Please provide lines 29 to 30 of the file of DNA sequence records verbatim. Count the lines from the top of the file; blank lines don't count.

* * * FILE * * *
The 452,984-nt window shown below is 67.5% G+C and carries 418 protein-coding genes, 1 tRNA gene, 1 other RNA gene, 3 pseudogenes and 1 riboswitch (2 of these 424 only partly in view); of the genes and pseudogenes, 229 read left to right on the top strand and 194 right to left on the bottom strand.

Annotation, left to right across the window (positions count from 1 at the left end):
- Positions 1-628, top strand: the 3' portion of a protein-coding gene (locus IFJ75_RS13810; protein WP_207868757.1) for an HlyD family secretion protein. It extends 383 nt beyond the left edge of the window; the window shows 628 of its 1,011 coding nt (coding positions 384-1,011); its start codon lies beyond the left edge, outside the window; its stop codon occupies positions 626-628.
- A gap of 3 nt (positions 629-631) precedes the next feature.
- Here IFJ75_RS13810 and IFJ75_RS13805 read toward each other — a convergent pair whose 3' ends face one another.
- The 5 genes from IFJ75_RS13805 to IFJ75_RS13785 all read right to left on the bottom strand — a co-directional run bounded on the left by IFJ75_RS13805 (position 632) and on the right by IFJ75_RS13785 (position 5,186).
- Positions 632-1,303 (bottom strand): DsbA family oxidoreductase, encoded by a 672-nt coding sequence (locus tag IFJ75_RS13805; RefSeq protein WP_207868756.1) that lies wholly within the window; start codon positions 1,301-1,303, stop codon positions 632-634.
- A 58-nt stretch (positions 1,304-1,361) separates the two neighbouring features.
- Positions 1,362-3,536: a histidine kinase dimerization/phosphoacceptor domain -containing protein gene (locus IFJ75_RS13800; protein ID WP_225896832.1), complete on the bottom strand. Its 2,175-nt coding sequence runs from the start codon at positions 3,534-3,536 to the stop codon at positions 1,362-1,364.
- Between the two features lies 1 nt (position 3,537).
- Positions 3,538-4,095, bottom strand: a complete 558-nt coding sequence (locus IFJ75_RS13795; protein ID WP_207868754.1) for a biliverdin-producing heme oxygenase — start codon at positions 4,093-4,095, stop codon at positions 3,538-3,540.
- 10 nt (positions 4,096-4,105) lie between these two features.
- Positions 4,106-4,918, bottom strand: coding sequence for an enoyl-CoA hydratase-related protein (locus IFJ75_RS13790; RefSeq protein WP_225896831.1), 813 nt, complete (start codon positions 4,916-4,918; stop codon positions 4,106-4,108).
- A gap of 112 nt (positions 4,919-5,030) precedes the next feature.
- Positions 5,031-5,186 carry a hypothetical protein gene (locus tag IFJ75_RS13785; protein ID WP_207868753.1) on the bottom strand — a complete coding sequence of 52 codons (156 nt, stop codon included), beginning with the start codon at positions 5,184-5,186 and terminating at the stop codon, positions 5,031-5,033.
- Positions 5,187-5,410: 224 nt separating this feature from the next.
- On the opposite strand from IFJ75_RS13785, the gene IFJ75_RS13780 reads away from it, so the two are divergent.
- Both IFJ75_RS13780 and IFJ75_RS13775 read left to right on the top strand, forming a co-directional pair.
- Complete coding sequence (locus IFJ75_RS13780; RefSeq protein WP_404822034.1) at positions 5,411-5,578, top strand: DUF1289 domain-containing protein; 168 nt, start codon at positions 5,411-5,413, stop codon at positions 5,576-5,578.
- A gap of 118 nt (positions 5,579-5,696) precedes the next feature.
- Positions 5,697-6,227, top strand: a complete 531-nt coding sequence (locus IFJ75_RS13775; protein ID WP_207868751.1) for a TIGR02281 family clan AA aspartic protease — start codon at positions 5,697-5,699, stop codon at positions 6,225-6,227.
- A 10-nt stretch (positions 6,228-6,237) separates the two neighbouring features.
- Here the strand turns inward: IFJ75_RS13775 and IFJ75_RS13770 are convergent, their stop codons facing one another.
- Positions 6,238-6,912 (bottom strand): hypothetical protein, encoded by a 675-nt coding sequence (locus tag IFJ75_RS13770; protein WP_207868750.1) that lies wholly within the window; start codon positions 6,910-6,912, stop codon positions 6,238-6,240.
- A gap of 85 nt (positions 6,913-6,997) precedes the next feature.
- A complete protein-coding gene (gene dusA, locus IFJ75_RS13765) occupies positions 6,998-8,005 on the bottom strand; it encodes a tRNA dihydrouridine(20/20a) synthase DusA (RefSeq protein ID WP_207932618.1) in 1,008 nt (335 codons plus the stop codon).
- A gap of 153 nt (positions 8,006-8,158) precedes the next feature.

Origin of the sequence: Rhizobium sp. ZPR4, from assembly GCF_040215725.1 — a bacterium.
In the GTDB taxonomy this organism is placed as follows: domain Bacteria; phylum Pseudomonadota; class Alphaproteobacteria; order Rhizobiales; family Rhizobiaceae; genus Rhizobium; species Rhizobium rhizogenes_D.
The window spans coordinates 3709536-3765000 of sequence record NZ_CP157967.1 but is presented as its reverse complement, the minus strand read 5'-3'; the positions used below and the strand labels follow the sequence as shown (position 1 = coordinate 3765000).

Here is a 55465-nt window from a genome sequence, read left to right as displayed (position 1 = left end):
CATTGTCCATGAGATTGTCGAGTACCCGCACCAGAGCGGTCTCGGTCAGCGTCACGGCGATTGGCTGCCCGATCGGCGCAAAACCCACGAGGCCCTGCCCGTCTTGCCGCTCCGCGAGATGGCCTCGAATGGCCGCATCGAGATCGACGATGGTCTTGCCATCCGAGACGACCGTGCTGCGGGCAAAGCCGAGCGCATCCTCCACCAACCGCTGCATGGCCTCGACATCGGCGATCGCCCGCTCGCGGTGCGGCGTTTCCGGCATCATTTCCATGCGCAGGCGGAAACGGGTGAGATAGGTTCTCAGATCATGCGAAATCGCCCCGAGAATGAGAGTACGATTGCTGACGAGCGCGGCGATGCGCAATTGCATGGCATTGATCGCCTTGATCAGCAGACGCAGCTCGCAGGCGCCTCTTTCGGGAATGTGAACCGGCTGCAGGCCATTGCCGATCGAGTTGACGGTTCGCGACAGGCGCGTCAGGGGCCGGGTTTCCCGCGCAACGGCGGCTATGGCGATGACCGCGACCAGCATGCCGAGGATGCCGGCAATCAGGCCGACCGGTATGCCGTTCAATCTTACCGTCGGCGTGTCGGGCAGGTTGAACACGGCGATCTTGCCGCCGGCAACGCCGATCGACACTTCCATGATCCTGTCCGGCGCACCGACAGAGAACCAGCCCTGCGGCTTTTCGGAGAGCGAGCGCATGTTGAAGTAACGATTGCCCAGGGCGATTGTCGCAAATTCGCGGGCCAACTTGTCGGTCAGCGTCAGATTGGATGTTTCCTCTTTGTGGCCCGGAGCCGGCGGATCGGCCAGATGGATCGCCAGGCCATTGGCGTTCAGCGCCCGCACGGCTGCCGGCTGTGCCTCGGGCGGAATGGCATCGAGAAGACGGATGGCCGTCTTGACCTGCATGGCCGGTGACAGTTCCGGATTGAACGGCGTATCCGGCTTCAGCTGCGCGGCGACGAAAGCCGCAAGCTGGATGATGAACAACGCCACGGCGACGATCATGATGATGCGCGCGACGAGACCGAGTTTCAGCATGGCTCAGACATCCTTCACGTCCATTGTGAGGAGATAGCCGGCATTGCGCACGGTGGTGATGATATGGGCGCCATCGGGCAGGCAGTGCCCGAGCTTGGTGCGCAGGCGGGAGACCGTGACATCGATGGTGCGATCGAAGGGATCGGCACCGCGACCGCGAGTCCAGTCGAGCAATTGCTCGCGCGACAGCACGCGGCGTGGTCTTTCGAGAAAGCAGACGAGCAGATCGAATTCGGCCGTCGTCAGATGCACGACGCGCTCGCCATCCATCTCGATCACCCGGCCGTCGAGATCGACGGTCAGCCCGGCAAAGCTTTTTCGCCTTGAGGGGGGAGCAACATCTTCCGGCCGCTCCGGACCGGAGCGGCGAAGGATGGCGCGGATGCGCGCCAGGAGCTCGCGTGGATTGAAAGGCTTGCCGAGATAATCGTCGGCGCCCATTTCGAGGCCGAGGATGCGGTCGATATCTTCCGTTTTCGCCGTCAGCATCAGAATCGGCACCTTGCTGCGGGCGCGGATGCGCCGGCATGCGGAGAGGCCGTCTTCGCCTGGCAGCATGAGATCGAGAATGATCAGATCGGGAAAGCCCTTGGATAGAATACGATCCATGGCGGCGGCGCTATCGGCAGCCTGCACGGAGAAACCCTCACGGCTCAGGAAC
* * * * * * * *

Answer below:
In the GTDB taxonomy this organism is placed as follows: domain Bacteria; phylum Pseudomonadota; class Alphaproteobacteria; order Rhizobiales; family Rhizobiaceae; genus Rhizobium; species Rhizobium rhizogenes_D.
The window spans coordinates 3709536-3765000 of sequence record NZ_CP157967.1 but is presented as its reverse complement, the minus strand read 5'-3'; the positions used below and the strand labels follow the sequence as shown (position 1 = coordinate 3765000).